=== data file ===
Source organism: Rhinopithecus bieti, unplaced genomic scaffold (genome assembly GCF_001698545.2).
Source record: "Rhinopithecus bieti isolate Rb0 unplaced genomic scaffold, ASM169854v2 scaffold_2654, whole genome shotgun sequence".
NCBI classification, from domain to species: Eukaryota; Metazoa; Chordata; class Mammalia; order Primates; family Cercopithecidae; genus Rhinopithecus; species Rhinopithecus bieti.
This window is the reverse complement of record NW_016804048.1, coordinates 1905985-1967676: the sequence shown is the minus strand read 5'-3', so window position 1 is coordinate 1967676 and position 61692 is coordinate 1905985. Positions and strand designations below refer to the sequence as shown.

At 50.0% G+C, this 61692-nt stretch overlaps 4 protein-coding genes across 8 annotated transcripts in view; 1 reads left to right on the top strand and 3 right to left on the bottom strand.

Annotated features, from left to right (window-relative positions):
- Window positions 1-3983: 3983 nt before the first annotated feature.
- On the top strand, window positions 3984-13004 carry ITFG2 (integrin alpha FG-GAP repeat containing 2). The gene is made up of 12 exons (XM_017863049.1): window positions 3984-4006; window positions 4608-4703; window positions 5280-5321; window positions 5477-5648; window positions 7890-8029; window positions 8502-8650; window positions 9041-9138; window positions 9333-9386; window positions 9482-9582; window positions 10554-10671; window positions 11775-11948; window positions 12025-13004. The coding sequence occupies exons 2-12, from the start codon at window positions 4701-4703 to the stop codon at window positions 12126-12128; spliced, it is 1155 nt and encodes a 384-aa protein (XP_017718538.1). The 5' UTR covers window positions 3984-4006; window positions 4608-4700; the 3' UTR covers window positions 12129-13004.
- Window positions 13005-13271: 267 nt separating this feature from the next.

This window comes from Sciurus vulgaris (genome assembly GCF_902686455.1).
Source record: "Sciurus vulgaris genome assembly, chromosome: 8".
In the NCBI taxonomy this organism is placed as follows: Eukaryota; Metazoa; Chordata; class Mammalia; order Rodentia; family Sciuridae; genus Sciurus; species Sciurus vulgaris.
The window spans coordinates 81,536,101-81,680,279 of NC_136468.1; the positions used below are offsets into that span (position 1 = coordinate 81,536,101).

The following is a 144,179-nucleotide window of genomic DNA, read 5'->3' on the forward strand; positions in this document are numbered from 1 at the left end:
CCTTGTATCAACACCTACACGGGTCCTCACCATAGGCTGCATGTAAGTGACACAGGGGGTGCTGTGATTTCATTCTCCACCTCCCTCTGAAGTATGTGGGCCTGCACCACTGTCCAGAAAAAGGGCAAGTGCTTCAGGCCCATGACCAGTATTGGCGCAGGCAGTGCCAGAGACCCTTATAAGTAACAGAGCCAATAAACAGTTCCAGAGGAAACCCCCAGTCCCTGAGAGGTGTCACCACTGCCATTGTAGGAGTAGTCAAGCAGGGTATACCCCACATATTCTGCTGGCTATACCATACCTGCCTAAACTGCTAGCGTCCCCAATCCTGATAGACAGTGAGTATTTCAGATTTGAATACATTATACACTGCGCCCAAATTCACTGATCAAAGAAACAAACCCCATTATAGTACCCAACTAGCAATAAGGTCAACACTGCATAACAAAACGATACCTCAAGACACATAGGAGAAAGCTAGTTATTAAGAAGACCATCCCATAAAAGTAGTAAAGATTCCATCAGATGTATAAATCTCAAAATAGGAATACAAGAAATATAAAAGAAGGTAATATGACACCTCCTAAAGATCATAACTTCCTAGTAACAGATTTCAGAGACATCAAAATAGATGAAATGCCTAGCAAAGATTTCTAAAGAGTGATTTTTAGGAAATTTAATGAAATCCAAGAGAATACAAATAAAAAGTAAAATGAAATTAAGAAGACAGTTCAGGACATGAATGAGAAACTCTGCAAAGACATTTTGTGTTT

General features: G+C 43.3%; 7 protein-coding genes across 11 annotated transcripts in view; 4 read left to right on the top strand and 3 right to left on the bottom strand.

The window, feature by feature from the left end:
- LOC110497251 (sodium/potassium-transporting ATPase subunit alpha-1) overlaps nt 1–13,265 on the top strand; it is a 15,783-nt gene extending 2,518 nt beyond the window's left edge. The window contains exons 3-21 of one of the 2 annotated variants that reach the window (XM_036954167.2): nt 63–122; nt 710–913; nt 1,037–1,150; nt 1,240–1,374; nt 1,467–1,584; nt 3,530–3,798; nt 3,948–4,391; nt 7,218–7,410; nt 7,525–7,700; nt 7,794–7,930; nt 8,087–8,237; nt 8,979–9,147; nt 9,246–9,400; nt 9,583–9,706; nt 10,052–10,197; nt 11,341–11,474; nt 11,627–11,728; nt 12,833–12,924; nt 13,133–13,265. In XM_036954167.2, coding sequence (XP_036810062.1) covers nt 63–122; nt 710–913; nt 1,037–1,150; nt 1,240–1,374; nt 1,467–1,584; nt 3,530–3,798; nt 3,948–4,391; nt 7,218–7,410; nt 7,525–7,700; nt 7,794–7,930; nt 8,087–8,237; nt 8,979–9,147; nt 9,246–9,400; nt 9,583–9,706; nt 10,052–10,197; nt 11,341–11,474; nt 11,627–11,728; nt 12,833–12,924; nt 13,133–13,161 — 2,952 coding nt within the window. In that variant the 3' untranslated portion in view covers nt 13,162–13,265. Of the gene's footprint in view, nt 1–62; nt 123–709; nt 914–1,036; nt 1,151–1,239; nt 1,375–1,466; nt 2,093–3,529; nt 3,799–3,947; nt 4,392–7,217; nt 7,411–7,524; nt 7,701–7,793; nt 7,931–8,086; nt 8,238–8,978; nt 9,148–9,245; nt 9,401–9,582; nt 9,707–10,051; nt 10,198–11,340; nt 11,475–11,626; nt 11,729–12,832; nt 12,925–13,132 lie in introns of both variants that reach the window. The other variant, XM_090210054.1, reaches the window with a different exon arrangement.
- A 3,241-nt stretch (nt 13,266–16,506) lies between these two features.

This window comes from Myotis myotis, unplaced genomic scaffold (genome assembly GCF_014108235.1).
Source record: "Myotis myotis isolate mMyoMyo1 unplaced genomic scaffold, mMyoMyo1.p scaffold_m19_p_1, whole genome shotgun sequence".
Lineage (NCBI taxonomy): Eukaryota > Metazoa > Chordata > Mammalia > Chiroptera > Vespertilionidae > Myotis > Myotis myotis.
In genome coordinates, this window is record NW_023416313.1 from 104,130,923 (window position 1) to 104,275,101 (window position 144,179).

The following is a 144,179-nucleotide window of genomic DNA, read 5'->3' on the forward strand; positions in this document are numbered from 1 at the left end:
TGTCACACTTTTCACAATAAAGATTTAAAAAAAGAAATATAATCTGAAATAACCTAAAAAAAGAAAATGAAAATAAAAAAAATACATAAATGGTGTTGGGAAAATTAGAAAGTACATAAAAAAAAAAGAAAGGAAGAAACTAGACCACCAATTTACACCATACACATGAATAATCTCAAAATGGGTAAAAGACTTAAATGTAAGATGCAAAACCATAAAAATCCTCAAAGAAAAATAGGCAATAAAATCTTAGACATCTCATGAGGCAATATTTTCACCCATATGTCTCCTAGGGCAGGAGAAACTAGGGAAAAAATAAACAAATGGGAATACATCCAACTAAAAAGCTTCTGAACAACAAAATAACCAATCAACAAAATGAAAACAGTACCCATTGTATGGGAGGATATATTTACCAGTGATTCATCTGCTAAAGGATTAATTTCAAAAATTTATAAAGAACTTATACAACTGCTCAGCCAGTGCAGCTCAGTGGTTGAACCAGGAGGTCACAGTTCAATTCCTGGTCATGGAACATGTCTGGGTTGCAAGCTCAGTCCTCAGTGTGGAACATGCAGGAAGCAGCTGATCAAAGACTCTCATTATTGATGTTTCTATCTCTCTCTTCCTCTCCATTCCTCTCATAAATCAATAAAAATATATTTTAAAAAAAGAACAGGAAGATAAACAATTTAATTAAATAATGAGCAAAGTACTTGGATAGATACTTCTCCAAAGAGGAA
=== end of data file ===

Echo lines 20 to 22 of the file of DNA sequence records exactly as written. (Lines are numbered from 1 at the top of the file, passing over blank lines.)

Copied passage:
This window comes from Myotis myotis, unplaced genomic scaffold (genome assembly GCF_014108235.1).
Source record: "Myotis myotis isolate mMyoMyo1 unplaced genomic scaffold, mMyoMyo1.p scaffold_m19_p_1, whole genome shotgun sequence".
Lineage (NCBI taxonomy): Eukaryota > Metazoa > Chordata > Mammalia > Chiroptera > Vespertilionidae > Myotis > Myotis myotis.